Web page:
Petroleum Geosciences Field Methods

ERTH 4156: Petroleum Geoscience Field Methods

Due to internalional travel restrictions, the field methods course did not take place this year. We plan on returning to the course described below once travel restrictions have been lifted and it is safe to do so. 

The Petroleum Field Methods Course is an intensive, senior level course designed to provide practical experience in an active petroleum system. The elements of the petroleum system are examined in detail; source, migration, reservoir, trap and seal. The field course is conducted in Trinidad during study week each year, and is led by Professor Grant Wach.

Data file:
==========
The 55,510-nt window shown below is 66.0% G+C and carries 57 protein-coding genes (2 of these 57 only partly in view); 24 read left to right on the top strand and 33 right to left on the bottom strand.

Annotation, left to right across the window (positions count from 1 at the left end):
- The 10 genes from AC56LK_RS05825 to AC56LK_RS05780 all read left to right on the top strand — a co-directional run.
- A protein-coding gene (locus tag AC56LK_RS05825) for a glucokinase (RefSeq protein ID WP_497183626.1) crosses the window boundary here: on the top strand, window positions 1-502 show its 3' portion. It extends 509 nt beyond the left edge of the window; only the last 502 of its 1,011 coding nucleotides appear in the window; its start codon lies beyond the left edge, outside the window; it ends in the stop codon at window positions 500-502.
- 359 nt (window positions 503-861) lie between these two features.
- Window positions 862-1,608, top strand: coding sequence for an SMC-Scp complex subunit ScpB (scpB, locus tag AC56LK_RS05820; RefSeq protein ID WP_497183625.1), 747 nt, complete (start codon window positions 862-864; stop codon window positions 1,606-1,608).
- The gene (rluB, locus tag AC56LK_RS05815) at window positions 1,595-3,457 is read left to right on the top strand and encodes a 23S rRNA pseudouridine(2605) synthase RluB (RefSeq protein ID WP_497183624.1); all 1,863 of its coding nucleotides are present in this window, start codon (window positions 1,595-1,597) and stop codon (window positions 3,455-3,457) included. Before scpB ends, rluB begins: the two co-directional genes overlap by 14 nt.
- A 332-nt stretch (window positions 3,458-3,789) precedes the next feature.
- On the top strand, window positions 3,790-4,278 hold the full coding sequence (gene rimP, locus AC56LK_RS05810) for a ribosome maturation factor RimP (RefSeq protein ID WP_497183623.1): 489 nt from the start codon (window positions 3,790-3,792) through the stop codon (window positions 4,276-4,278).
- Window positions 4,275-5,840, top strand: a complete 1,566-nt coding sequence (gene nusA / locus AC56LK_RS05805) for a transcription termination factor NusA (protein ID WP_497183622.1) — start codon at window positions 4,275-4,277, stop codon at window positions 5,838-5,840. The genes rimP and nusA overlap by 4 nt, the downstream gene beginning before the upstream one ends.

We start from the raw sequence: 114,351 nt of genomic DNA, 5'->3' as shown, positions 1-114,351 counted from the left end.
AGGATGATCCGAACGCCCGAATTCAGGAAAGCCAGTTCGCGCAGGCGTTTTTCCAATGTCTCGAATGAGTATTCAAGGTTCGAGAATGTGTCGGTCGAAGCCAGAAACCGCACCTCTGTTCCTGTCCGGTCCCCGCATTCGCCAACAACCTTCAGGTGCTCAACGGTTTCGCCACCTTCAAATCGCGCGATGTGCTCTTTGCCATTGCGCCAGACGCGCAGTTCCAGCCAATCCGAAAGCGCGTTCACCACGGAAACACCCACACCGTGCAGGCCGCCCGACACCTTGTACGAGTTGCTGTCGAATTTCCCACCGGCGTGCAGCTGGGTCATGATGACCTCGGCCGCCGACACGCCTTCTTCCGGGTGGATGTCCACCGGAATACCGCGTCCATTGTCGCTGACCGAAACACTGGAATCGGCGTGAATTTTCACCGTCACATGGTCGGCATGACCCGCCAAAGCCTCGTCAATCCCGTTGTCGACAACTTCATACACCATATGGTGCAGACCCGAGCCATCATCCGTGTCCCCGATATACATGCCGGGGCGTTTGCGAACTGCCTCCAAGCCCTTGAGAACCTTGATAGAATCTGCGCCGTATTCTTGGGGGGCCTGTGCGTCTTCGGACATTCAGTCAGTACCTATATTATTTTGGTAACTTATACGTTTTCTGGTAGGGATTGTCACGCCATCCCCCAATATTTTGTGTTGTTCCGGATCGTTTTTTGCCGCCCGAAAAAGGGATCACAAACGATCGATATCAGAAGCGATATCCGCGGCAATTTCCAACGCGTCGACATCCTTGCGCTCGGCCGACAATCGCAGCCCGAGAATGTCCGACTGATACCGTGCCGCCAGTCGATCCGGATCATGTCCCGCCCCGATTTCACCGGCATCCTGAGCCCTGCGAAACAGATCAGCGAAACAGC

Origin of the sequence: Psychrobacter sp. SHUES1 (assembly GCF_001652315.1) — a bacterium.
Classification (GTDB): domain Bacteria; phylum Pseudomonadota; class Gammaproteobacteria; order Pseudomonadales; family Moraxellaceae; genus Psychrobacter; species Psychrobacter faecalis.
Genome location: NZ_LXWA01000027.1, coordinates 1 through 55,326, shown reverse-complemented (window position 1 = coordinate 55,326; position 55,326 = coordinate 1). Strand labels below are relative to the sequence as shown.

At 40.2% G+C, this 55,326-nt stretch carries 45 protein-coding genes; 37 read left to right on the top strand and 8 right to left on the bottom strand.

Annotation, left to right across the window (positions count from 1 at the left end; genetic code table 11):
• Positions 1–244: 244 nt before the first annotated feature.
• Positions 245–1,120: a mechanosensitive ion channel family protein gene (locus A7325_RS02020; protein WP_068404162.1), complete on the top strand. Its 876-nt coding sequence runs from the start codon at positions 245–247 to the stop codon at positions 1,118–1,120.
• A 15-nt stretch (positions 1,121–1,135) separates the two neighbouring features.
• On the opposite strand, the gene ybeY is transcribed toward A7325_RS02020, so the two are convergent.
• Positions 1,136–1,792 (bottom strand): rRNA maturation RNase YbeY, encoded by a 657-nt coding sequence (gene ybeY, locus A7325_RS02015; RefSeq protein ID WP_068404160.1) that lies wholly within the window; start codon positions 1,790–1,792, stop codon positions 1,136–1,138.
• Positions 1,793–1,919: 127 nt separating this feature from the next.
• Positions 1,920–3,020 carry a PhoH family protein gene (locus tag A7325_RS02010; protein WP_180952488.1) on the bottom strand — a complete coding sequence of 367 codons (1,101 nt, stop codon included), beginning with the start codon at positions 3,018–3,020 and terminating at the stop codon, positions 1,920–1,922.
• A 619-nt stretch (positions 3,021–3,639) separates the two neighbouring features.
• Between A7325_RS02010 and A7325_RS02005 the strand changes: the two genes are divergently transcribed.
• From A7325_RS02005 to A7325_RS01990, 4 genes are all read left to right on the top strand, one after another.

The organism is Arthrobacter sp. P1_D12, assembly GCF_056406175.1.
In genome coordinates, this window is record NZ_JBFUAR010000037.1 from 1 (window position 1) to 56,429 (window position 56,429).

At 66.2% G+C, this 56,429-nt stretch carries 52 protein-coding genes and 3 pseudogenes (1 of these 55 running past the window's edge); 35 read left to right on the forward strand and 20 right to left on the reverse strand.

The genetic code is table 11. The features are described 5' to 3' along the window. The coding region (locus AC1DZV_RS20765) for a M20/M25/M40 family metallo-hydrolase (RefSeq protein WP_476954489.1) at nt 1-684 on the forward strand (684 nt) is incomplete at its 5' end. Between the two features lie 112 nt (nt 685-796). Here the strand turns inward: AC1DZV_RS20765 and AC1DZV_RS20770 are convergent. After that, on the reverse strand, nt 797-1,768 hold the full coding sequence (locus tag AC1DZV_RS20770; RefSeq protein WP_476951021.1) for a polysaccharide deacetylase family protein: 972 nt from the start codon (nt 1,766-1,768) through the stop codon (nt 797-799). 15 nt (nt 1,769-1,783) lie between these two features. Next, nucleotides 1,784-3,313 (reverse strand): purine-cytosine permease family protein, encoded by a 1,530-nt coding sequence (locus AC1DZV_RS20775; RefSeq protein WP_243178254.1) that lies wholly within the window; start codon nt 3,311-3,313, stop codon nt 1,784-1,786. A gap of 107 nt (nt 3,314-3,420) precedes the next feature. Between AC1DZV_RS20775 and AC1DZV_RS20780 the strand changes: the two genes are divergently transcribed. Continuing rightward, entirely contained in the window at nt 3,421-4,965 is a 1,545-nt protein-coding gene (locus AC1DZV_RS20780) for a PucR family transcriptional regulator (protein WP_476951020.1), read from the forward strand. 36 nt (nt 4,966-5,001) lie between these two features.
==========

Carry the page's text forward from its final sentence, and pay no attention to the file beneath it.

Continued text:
Trinidad has been an active area for oil, and more recently gas exploration, for over a century. Exposed oil reservoirs, the Pitch Lake, oil seeps, mud volcanoes, analogous outcrop exposures of linked fluvial‐estuarine, shelf margin delta and deepwater depositional systems makes this an extraordinary area to use as a laboratory for students, with direct analogs to the basins offshore Nova Scotia. Access to subsurface datasets from producing onshore and offshore fields provides ample opportunity for students to conduct research into fields and reservoirs. The course comprises over 100 hours of field, laboratory and classroom study. The students meet for several weeks prior to the actual field course, select research topics on the relevant petroleum system elements and write their geologic reports that comprise the background guide for the course. They are also responsible for writing the field safety guide and are field safety officers for their component of the report. The students make formal presentations of the results of their studies.